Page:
Living in the city, you come across people and their dogs ─ all day, every day. You also come across the ones that you can tell have had NO home trainin’. They’re the ones that are leading their owners, rather than the other way around. And they’re the ones jumping up on your Burberry raincoat that is now muddy, and the owner will have to pay for dry cleaning. Don’t be that owner. (And true confession, I kinda am! Sor-ree.)
Growing up, we had a big dog – half German shepherd, half collie. We taught her to behave and let her run loose in the big fenced-in backyard. So when I got KC, my son, his dog Venus, a big golden retriever, I thought we could do the same thing. A little bit of “good doggie” accompanied by a Milk-Bone or pat on the head, and that was all the training needed. But er, umm, yeah, this dog didn’t play that. She is lovable. She is constantly EXUBERANT!!! And she is needy as all get out. I had an anti-puppy mills advocate explain to me that chances are Venus was taken from her mother way too young. She therefore thought of ME as her mother. That’s why she couldn’t stand me being out of her sight, and the neediness would always be there. Lawdy! I couldn’t handle it.
When my mom retired, I gave Venus up for adoption to her. She promptly renamed her Lucy. To keep the dog from being totally schizophrenic, we call her Lucy Venus, and ten years later, she’s STILL needy and EXUBERANTLY untrained like a three month old puppy. Al, my husband of 19 months, has been talking about wanting a dog. LAWD, HELP ME!! What if I end up with another Lucy Venus?
So, I investigated some ways to train a puppy that won’t break the bank or my nerves, should I ever decide to go down that puppy dog route again.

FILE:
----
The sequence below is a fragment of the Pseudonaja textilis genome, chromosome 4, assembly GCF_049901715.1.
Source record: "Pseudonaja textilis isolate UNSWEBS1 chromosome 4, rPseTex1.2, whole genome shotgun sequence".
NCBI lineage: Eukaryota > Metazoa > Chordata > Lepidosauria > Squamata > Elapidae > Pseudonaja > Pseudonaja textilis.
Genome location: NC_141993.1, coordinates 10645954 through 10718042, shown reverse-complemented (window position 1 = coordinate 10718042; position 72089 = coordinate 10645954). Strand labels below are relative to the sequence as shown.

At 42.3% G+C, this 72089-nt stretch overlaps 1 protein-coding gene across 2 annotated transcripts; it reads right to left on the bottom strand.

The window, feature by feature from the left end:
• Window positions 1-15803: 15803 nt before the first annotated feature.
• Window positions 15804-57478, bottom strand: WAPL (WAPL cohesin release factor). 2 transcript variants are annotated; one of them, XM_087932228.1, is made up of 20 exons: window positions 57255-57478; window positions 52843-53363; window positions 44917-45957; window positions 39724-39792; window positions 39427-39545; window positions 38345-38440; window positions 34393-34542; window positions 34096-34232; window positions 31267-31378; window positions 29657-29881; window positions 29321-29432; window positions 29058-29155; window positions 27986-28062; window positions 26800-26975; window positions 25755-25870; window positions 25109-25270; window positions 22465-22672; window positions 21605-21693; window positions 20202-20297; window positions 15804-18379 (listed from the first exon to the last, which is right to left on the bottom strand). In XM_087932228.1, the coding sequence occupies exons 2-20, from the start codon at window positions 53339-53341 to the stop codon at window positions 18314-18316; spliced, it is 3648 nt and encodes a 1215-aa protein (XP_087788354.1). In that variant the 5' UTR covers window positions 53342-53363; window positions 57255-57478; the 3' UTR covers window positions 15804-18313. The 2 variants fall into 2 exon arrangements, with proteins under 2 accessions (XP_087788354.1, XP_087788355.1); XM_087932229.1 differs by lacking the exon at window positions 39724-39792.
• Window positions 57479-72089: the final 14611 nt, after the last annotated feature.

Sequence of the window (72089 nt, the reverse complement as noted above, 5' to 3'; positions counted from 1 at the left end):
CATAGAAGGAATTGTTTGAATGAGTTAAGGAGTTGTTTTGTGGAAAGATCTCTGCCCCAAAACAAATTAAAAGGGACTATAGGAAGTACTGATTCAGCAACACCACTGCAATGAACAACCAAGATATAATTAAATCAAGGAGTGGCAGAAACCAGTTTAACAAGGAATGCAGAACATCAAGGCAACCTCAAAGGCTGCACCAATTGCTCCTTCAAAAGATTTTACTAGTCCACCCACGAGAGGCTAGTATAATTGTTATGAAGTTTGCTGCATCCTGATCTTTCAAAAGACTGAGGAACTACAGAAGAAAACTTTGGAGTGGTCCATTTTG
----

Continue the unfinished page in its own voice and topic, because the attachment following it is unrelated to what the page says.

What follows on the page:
Getting your dog to walk by your side:
The American Kennel Club (AKC) says you have to keep it interesting! Keep treats with you to reward your dog for staying near you. You’ve also gotta talk to your dog. That means getting off your cell phone and interacting with your dog during those endless strolls. AKC also says to literally stop walking when your dog charges ahead so that little (or big) Fido knows you ain’t havin’ it.
Getting your dog to stay:
Rover.com has some really nice advice about dog training. They say successful dog training is all about consistency, patience, and successful reinforcement. I raised a child, but I’m still not sure I can handle this! So, to get your dog to Stay!—which can be important for safety and, of course, for when you need to leave the house and they keep sliding up to the door wanting to inch out with you—you need distance, duration, and distraction techniques. You have to set a distance between you and the dog, and keep increasing that distance to get your pooch to understand that they cannot move. Duration refers to how long you hold the dog in the stay position and then you have to introduce some distractions to test your loving companion on how to stay. To make all of this work, you need treats to give as rewards.
Getting your dog to stop barking:
According to The Happy Puppy Site, you need to teach your dog to bark so that the dog has a choice when to bark, rather than barking all the time. Interesting, right? And sorta makes sense. Makes me think of me and my chocolate chip cookie addiction. If I give myself one, perhaps I won’t eat ten! Read more here about knowing which barks won’t work with this method and which barks will.
Now I wish all of you who are thinking about getting a new pup this spring good luck. But me? The next time we get a dog, IF there is a next time, I am going to hire a dog trainer who is credentialed and patience-qualified to get my dog shipshape. This ensures that I will spend an enjoyable time with my furry friend rather than running and hiding from it just to get some “me time”.